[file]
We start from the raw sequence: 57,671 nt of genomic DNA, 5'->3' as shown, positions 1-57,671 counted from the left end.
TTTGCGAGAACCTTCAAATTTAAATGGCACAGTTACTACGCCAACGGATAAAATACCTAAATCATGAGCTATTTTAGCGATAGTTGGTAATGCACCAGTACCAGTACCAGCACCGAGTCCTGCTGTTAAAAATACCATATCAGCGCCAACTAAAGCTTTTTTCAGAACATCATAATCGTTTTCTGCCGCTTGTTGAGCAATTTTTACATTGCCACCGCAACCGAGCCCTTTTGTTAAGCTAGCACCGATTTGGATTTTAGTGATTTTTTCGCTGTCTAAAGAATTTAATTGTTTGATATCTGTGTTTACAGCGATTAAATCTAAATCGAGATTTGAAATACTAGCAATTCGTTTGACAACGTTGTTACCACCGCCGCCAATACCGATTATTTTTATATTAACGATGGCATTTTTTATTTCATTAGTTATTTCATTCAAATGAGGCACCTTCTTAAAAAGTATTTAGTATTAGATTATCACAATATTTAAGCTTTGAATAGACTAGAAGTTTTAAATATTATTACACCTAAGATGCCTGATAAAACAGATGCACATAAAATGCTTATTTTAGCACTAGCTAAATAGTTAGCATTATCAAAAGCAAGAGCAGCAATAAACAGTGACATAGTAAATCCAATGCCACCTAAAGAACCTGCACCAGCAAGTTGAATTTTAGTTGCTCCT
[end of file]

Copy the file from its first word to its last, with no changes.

We start from the raw sequence: 57,671 nt of genomic DNA, 5'->3' as shown, positions 1-57,671 counted from the left end.
TTTGCGAGAACCTTCAAATTTAAATGGCACAGTTACTACGCCAACGGATAAAATACCTAAATCATGAGCTATTTTAGCGATAGTTGGTAATGCACCAGTACCAGTACCAGCACCGAGTCCTGCTGTTAAAAATACCATATCAGCGCCAACTAAAGCTTTTTTCAGAACATCATAATCGTTTTCTGCCGCTTGTTGAGCAATTTTTACATTGCCACCGCAACCGAGCCCTTTTGTTAAGCTAGCACCGATTTGGATTTTAGTGATTTTTTCGCTGTCTAAAGAATTTAATTGTTTGATATCTGTGTTTACAGCGATTAAATCTAAATCGAGATTTGAAATACTAGCAATTCGTTTGACAACGTTGTTACCACCGCCGCCAATACCGATTATTTTTATATTAACGATGGCATTTTTTATTTCATTAGTTATTTCATTCAAATGAGGCACCTTCTTAAAAAGTATTTAGTATTAGATTATCACAATATTTAAGCTTTGAATAGACTAGAAGTTTTAAATATTATTACACCTAAGATGCCTGATAAAACAGATGCACATAAAATGCTTATTTTAGCACTAGCTAAATAGTTAGCATTATCAAAAGCAAGAGCAGCAATAAACAGTGACATAGTAAATCCAATGCCACCTAAAGAACCTGCACCAGCAAGTTGAATTTTAGTTGCTCCT